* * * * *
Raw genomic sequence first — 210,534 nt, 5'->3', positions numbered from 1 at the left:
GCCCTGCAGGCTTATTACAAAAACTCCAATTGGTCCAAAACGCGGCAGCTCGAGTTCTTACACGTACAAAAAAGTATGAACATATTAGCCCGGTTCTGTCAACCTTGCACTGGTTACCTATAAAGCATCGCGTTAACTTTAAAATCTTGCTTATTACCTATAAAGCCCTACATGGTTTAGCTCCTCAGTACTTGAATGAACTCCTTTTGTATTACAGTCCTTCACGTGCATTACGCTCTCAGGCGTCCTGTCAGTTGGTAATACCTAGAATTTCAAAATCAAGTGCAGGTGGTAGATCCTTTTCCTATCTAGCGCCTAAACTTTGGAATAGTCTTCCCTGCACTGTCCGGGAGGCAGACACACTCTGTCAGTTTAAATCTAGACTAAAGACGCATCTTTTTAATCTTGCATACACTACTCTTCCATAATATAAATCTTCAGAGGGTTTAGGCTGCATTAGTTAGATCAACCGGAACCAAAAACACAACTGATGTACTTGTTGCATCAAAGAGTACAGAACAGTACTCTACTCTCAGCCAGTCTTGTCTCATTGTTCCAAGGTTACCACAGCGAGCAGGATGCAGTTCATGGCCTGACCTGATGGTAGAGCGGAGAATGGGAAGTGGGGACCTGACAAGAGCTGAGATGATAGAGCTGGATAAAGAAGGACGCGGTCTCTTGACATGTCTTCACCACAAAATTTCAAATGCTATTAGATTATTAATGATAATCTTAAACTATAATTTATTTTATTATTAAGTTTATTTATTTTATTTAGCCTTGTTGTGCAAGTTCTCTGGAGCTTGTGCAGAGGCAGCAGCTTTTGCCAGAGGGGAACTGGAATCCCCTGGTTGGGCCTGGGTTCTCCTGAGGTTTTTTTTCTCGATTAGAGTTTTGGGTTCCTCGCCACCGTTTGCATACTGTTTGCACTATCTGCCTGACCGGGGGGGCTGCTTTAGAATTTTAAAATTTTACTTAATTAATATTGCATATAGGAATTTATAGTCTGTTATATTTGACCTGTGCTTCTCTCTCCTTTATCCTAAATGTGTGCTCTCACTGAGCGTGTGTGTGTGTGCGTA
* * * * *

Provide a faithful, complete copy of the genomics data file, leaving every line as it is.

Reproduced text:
Raw genomic sequence first — 210,534 nt, 5'->3', positions numbered from 1 at the left:
GCCCTGCAGGCTTATTACAAAAACTCCAATTGGTCCAAAACGCGGCAGCTCGAGTTCTTACACGTACAAAAAAGTATGAACATATTAGCCCGGTTCTGTCAACCTTGCACTGGTTACCTATAAAGCATCGCGTTAACTTTAAAATCTTGCTTATTACCTATAAAGCCCTACATGGTTTAGCTCCTCAGTACTTGAATGAACTCCTTTTGTATTACAGTCCTTCACGTGCATTACGCTCTCAGGCGTCCTGTCAGTTGGTAATACCTAGAATTTCAAAATCAAGTGCAGGTGGTAGATCCTTTTCCTATCTAGCGCCTAAACTTTGGAATAGTCTTCCCTGCACTGTCCGGGAGGCAGACACACTCTGTCAGTTTAAATCTAGACTAAAGACGCATCTTTTTAATCTTGCATACACTACTCTTCCATAATATAAATCTTCAGAGGGTTTAGGCTGCATTAGTTAGATCAACCGGAACCAAAAACACAACTGATGTACTTGTTGCATCAAAGAGTACAGAACAGTACTCTACTCTCAGCCAGTCTTGTCTCATTGTTCCAAGGTTACCACAGCGAGCAGGATGCAGTTCATGGCCTGACCTGATGGTAGAGCGGAGAATGGGAAGTGGGGACCTGACAAGAGCTGAGATGATAGAGCTGGATAAAGAAGGACGCGGTCTCTTGACATGTCTTCACCACAAAATTTCAAATGCTATTAGATTATTAATGATAATCTTAAACTATAATTTATTTTATTATTAAGTTTATTTATTTTATTTAGCCTTGTTGTGCAAGTTCTCTGGAGCTTGTGCAGAGGCAGCAGCTTTTGCCAGAGGGGAACTGGAATCCCCTGGTTGGGCCTGGGTTCTCCTGAGGTTTTTTTTCTCGATTAGAGTTTTGGGTTCCTCGCCACCGTTTGCATACTGTTTGCACTATCTGCCTGACCGGGGGGGCTGCTTTAGAATTTTAAAATTTTACTTAATTAATATTGCATATAGGAATTTATAGTCTGTTATATTTGACCTGTGCTTCTCTCTCCTTTATCCTAAATGTGTGCTCTCACTGAGCGTGTGTGTGTGTGCGTA